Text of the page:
Winifred Dawson does not explicitly state that Locke was adored by men but died virgo intacta, but that is the implication of her quotes on the intimate side of Locke’s romantic life. Virginity may well have had some esoteric meaning in Horton’s cosmology, but Dawson does not explore it. However, she does provide a great service in recovering a letter from Locke to Horton in response to a request from Yeats (via Horton) of 18 January, 1915. That letter from Locke (of 1 February 1915) is absent from George Mills Harper’s W. B. Yeats and W. T. Horton: the Record of an Occult Friendship,2 but Dawson prints it in full. It offers the fruits of her research for Yeats on the usurer Joseph Damer (1630–1720), including a transcription of Swift’s epitaph and his (and Stella’s) longer ‘An Elegy on the death of Demer [sic] the Usurer; who died the 6th of July 1720’, a family tree, and extracts from two letters of Horace Walpole’s on Damer’s heir. Yeats had been preoccupied by the story of Damer, a subject of the scorn of William Dall Heffernan (the Blind, c.1700–60), if fitfully, then certainly since late 1888 (see CL1, 115–16). Now Locke had undertaken some research for him on Damer in the British Museum, and at a time when he was preoccupied by Spiritualism. On 3rd February Yeats thanked her through Horton from Coleman’s Hatch, inviting Locke and Horton to one of his Monday evenings and acknowledging her ‘invaluable letter about Daimer [sic]. He was just the sort of person to be still walking’.3 He was shortly to write to Lady Gregory about the representation of ghosts on stage and to urge the revival of her Damer’s Gold.4 There can be little doubt, too, that Yeats was attracted to Audrey Locke’s physical type, for on 15th October 1915 he invited Horton and Locke to meet her ‘double’, ‘Seraphita’, i.e., his current mistress, Alexandra (‘Aleck’ sometimes ‘Alick’) Schepeler with whom he was discussing visions as he prepared to write to his own ‘double’, ‘Leo Africanus’.5 It becomes clear from subsequent letters to Schepeler that neither she nor Yeats was in doubt as to Horton’s instability of mind:

Here is the usual Horton prophesy or rather evangelization. He left it next day. So I am not the only dark man in your tortuous existence. He leaves similar anouncements for me from time to time but much more denunciatory. I wonder when I am to see you.6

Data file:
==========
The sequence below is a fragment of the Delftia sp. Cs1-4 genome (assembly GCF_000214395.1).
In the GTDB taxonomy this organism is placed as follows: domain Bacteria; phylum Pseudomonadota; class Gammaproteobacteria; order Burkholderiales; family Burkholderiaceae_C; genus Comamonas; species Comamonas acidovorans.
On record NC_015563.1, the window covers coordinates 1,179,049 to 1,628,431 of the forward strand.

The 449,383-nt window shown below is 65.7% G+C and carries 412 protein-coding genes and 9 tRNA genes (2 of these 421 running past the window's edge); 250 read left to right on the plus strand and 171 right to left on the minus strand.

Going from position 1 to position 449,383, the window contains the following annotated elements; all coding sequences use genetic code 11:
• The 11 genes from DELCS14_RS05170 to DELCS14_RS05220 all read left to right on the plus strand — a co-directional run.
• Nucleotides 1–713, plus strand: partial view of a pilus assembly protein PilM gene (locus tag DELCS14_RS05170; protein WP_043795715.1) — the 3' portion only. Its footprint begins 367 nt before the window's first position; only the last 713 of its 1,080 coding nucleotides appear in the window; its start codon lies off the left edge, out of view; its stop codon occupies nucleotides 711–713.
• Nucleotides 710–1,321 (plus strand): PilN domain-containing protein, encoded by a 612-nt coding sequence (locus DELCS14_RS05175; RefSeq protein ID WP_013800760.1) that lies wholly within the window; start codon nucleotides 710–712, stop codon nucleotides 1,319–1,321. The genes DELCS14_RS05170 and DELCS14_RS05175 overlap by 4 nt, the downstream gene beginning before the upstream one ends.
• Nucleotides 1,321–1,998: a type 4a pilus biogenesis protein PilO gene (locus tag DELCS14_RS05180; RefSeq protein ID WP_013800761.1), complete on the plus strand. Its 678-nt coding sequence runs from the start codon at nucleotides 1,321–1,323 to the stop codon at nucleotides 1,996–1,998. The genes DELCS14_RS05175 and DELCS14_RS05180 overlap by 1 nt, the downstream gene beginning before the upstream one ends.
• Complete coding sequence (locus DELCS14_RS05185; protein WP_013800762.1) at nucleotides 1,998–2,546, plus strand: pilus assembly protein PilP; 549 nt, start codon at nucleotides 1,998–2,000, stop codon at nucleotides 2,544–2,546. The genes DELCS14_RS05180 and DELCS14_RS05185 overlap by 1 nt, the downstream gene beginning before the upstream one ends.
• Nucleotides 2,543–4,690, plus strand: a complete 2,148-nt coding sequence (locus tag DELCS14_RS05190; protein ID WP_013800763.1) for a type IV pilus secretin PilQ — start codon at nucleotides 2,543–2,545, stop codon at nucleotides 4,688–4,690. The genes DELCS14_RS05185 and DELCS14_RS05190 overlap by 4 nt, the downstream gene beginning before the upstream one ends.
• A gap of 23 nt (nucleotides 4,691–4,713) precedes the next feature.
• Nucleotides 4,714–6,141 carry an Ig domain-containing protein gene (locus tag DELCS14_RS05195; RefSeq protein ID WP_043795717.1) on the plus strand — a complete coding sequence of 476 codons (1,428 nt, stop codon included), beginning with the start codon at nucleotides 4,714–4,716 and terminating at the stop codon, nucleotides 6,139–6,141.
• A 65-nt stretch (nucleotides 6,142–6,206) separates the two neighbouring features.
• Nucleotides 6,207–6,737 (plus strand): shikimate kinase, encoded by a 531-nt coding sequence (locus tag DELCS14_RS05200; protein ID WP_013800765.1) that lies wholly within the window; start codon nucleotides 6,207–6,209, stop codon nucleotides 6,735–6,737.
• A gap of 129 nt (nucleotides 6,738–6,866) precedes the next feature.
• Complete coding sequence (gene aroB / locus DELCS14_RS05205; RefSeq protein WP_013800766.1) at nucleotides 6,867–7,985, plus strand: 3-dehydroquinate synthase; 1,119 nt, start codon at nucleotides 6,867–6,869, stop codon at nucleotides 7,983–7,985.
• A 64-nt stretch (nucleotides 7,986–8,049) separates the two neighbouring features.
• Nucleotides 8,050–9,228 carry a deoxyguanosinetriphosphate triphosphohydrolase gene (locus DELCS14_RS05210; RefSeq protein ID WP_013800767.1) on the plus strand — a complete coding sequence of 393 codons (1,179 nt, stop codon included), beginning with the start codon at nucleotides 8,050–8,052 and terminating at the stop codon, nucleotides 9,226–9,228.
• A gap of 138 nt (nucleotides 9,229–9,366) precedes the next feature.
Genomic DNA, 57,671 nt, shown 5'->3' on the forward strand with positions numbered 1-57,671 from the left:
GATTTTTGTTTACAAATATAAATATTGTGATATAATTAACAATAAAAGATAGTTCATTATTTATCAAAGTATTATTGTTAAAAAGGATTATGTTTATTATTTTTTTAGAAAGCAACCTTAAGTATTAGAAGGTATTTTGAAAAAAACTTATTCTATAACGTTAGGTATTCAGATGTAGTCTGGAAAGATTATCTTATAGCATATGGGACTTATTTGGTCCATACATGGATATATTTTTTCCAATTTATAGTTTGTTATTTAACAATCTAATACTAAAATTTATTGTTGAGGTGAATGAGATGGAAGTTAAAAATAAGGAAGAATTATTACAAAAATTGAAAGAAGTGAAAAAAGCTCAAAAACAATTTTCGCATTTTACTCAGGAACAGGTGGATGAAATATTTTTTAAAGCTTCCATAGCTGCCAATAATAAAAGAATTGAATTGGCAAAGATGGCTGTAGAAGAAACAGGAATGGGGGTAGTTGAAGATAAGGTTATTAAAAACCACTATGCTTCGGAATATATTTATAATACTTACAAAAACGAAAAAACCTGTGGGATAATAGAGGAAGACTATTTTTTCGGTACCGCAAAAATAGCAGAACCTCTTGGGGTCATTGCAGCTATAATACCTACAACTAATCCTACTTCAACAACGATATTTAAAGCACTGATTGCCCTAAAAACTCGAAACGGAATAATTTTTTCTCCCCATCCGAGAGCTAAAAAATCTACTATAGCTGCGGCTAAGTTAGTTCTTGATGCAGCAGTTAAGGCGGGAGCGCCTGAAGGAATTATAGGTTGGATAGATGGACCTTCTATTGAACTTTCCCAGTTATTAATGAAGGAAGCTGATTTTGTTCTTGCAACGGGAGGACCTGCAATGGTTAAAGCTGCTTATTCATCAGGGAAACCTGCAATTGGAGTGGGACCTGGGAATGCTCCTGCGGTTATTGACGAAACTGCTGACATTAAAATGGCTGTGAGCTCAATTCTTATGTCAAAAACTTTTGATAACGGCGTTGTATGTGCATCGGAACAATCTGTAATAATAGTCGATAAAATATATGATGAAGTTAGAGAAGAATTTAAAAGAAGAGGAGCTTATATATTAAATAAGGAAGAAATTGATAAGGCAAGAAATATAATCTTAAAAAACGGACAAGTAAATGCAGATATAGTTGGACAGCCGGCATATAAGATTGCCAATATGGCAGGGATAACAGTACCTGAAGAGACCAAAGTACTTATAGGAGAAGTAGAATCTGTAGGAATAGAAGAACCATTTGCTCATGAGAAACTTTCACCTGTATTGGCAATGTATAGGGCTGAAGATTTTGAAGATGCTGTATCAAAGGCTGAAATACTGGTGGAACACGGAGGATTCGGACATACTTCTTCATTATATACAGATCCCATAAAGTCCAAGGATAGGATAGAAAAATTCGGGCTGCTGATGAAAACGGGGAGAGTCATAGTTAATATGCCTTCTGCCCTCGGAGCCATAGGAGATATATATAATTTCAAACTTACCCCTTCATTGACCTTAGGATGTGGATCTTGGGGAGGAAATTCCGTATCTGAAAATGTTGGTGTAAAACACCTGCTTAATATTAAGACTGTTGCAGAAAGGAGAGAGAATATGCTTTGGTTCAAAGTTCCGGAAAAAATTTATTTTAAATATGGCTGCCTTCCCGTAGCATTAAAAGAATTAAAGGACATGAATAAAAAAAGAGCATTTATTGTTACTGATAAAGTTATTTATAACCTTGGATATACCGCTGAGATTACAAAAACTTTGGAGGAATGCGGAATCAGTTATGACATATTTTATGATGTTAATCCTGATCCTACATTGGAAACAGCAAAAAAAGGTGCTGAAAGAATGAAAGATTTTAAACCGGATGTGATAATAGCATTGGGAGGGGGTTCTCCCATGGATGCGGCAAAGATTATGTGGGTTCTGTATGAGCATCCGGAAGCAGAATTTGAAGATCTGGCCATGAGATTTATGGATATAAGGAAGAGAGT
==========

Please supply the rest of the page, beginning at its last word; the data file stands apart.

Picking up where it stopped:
Early in 1916, Yeats issued an invitation to Horton and Locke to visit him, only to receive a reply that Locke was in a private nursing home. She was suffering from acute mastoiditis, a serious bacterial infection of her inner ear, which was to kill her on 19 June 1916 at the age of 35. Horton believed he continued to be ‘in communication’ with her, until his own death three years later. Esdaile, who eventually became Secretary of the British Museum, continued to pine for Locke, until he died in 1956.

Dawson died in 2014. She was not a natural writer of narrative, and the movement from fact to fact is rather jerky, rather than a fully digested flow that a natural biographer would provide. Locke never really comes to life as she would in the hands of a writer with more imagination; the images of her in this book by Horton are the most vital evidence of the spirit she possessed. Still, it is valuable that Locke has a book bringing together all the information which can reliably be known about her, and Dawson’s labours must be applauded. Yeats scholars will value this book for what it fills out for them.

This biography falls into that category of book on more obscure subjects which now have to be self-published because small publishers have virtually ceased to exist. Nonetheless, it is of an extremely high standard, on acid-free paper, with a good level of copy editing and well produced illustrations, with many in colour. There are no notes but an adequate bibliography and index.

1 See also LTWBY 268–69, and George Mills Harper, W. B. Yeats and W. T. Horton: the Record of an Occult Friendship (London: Macmillan, 1980). The letter is of 20 July, 1914.

2 See above n. 1. See Harper’s item 43, p. 124, where this letter can now be inserted. Copyright reasons prevented Harper, who prints Horton’s extant letters, from doing more than summarizing the Yeats side of the correspondence, which is now fully available in CL InteLex.

3 CL InteLex 2584, 2597, 3 February [1915].

4 CL InteLex 2638, to Lady Gregory, 27 April 1915. The play can be found in Ann Saddlemyer (ed.), The Comedies of Lady Gregory, being the First Volume of her Collected Plays (Gerrards Cross: Colin Smythe, 1971), 133ff. The letter can also be found in App. 1 of the third volume, pp. 413ff.

5 See CL InteLex, 2781–82, 2788, 15 October, 1915, to Horton and 16, 25 October to Schepeler.

6 See CL InteLex 2788, to Alick Schepeler, 25 October [1915] which encloses Horton’s mad letter of 22 October, which is not in Harper, op. cit. See also CL InteLex 2838, also to Schepeler [26 December 1915].